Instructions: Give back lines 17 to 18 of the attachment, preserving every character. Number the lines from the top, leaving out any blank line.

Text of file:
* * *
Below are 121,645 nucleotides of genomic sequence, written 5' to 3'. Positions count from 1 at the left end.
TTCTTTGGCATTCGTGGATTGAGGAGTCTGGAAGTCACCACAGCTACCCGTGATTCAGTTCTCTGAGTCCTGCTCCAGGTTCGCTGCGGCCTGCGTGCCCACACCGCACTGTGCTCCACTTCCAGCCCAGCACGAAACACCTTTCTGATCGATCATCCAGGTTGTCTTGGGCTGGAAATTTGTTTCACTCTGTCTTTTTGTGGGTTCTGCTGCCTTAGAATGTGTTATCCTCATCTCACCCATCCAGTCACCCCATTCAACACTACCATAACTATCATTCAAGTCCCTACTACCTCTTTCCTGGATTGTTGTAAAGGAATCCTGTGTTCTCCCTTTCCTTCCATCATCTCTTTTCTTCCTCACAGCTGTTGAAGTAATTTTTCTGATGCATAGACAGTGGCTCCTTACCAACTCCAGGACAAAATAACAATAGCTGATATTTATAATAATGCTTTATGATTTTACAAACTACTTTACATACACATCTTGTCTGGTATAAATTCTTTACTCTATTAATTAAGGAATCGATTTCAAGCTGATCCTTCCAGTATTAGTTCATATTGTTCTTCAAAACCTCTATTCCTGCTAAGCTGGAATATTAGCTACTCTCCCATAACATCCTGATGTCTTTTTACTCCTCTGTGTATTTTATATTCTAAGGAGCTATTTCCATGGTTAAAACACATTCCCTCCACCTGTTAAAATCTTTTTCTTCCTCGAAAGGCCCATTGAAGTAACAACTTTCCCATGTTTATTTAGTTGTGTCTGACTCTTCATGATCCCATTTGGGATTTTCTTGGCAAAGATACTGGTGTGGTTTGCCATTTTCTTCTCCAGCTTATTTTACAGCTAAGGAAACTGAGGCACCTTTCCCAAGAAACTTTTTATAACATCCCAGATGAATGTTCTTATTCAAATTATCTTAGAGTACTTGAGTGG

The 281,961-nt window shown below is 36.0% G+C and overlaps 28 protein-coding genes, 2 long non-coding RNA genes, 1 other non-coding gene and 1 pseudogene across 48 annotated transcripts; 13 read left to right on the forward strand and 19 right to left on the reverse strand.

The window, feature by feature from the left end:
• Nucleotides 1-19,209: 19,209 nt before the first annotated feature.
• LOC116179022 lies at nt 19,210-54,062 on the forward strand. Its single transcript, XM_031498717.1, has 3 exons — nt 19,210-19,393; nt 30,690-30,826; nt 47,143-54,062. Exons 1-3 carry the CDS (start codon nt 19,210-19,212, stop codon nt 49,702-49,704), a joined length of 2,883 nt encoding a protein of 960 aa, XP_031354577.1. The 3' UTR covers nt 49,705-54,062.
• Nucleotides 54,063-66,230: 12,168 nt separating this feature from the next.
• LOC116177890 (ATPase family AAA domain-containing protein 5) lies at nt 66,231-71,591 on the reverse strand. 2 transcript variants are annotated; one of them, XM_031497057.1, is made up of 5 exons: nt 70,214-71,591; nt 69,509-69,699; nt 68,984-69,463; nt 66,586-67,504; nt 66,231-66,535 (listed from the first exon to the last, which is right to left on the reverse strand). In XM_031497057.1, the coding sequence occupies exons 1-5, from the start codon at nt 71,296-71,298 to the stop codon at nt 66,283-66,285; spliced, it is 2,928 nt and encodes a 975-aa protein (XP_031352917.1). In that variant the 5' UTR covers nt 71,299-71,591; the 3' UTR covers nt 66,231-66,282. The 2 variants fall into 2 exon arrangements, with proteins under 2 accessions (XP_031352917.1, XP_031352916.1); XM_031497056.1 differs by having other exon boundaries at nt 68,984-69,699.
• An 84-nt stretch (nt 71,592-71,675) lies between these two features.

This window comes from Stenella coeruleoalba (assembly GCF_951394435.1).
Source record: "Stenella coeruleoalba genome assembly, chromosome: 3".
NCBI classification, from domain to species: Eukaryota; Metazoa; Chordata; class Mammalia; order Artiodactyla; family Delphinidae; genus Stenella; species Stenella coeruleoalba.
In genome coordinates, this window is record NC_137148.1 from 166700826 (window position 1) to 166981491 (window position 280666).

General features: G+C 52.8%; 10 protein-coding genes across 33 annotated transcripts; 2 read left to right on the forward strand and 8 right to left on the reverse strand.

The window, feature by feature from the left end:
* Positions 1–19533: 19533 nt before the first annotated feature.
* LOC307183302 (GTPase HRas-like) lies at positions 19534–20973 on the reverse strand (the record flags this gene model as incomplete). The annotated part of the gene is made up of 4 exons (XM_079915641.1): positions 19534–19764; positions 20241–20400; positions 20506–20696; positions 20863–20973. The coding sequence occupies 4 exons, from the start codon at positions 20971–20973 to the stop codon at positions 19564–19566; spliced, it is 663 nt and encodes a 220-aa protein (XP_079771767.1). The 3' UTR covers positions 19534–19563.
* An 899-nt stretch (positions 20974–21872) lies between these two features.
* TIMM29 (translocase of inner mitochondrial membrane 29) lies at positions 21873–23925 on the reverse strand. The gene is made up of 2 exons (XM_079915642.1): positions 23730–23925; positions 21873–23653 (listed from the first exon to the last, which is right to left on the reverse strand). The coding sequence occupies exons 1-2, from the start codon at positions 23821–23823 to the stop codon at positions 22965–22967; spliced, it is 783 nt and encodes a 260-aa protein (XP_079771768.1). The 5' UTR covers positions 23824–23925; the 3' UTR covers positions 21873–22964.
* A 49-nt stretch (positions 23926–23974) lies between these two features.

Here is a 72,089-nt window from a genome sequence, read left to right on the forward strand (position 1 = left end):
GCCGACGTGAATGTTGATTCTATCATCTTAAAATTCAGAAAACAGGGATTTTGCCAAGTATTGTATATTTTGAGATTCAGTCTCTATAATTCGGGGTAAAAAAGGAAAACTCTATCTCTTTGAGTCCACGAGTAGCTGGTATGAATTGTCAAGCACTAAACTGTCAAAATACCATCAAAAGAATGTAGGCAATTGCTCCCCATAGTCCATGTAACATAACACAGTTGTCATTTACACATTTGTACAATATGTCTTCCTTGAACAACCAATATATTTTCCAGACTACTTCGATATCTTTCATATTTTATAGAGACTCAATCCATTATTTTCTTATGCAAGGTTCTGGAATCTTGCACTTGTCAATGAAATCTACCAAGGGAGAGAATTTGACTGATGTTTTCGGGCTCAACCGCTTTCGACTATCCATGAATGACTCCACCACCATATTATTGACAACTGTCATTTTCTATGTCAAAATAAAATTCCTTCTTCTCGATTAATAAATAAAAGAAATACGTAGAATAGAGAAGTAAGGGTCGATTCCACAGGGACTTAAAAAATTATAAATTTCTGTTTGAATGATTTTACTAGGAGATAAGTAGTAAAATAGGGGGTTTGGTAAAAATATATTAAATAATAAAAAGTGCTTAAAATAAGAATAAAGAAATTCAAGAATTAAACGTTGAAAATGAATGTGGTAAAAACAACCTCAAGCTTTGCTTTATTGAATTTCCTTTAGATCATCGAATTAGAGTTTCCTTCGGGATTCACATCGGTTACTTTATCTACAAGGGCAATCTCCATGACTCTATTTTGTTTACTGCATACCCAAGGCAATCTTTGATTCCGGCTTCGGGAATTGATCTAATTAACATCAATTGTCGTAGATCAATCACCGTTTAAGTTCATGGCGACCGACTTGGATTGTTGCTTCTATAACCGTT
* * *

* LOC307183302 (GTPase HRas-like) lies at positions 19534–20973 on the reverse strand (the record flags this gene model as incomplete). The annotated part of the gene is made up of 4 exons (XM_079915641.1): positions 19534–19764; positions 20241–20400; positions 20506–20696; positions 20863–20973. The coding sequence occupies 4 exons, from the start codon at positions 20971–20973 to the stop codon at positions 19564–19566; spliced, it is 663 nt and encodes a 220-aa protein (XP_079771767.1). The 3' UTR covers positions 19534–19563.
* An 899-nt stretch (positions 20974–21872) lies between these two features.